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July 25, 2008

Intercontinental Video


In a neighborhood where most of the population has immigrated to the United States, Om Arora, owner of Intercontinental Video, is bringing everyone a little piece of home. By simply renting a movie.

“I started so everyone could have something from home,? Arora, 70, said behind a counter covered with DVD cases. “Each country, there are so many [movies].?

Arora opened his store, located on South Cedar Avenue and 5th Street S., in 1982. Since then, he has gathered thousands of films, each organized by country of origin, rather than by title or genre.

Intercontinental is like a tour of the world through film, with titles from over 20 countries, ranging from Mainland China to the European Nations. Titles like the original “Scarface? to “Pather Panchali, silent films to new releases.

Very few video stores in the metro could rival the selection Arora offers, or his business philosophy. Arora said he organized the store this way so people could come and see the movies from their country. Each shelf is a self-contained tribute to a nation’s contribution to film.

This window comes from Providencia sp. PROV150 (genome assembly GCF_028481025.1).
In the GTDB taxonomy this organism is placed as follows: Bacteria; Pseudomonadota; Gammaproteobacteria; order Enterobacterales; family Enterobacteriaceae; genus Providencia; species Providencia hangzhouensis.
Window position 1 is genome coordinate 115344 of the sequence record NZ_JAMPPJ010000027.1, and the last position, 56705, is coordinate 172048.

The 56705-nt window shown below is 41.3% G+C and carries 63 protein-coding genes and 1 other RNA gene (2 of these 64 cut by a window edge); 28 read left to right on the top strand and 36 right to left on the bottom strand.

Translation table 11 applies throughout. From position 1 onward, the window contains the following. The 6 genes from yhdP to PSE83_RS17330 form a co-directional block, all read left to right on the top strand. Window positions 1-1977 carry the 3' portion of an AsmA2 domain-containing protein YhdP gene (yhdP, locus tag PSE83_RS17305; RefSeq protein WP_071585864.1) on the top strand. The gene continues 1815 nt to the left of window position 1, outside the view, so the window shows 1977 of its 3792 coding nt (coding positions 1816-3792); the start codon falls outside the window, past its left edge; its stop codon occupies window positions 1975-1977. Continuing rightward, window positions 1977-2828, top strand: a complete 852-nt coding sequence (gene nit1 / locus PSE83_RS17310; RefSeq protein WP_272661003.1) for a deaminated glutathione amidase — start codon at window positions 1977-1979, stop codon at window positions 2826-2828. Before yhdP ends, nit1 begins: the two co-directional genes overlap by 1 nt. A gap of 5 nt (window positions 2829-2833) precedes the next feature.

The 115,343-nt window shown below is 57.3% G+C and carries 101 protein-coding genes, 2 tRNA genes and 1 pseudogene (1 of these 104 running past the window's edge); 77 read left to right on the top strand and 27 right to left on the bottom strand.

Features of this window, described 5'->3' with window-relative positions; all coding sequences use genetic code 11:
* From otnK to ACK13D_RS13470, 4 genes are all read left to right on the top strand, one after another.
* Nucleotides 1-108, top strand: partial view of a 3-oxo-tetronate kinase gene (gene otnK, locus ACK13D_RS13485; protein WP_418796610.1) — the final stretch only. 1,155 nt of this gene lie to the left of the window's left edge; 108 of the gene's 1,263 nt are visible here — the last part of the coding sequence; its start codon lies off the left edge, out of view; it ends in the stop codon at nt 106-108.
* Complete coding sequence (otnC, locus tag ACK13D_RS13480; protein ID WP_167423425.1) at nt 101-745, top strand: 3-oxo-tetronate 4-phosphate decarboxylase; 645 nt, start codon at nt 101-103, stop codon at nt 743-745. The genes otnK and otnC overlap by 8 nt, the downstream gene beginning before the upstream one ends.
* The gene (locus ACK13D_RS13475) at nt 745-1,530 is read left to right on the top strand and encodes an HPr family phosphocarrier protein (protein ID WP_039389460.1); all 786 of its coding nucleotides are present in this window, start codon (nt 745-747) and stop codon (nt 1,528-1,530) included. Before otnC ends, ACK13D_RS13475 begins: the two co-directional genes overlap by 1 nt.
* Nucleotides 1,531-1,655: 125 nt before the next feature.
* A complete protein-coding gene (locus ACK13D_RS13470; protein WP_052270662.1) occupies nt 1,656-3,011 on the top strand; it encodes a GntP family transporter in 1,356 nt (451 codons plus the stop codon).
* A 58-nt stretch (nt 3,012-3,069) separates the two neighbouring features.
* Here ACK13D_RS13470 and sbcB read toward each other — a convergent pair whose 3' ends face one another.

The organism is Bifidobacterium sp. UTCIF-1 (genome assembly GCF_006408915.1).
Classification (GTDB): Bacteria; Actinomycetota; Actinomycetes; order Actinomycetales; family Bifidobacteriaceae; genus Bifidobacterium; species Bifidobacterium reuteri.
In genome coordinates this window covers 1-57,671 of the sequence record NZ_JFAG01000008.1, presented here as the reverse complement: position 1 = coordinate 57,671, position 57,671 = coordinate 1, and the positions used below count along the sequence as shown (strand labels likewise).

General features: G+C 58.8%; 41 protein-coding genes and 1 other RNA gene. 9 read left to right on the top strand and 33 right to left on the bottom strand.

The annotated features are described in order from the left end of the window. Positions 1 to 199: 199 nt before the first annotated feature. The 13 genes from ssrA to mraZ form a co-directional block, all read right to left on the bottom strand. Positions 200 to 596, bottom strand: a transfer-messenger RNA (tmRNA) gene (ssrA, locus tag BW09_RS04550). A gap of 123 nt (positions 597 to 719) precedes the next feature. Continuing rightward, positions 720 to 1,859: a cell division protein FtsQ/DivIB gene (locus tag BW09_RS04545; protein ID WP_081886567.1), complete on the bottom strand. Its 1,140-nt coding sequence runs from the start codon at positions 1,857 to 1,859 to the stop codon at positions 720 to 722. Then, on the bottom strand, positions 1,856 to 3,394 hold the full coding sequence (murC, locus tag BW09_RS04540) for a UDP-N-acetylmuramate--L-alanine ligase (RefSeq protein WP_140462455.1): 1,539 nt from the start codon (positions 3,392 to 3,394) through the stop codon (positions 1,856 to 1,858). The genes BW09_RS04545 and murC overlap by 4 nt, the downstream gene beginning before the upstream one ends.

The store is cramped with thousands of covers. Red signs hang from the ceiling directing customers to the different countries Arora is representing. His back room is a wall-to-wall, floor-to-ceiling vault of film.

Arora has never used a computer to file. Each movie has a small sticker with a number to categorize. Arora said he knows what movies he has and which ones he does not, using scribbles and notes to help. He is the only employee of the store and works 70 hours per week. “I open and close the store everyday,? he said.

Arora was born in 1938 and is a native of India. He studied botany and received his Ph.D. in plant genetics. After teaching in Poland and Philadelphia, Arora moves to Minneapolis and worked as a fellow for the University of Minnesota. He left, he said, because of the politics of education.

He stated his business as a hobby out of his apartment with only 50 titles. He had no business knowledge at the beginning. By 2002, he had built a collection of 52,000 movies. They were all lost in a fire. “I had to buy them all back,? he said.

Several years after the fire, Arora is still trying to recover his collection, buying new films often. “As soon as it comes, I get it,? he said smiling. He currently has about 20,000 films.

His favorite movie is a German film named “Gloomy Sunday.? On a recent afternoon, he said he knew it was out without looking at his filing notebook.

Arora says he is growing, but businesses around him are struggling. Within the last year, several businesses in the Cedar Riverside neighborhood, like the North Country Co-op, have closed their doors. Even Arora’s business is slower. He said fewer students from the university are coming to rent from him.

But still, Arora remains optimistic. “With God’s grace, I am surviving, I pay my bills, and I am growing,? he said. “You survive.?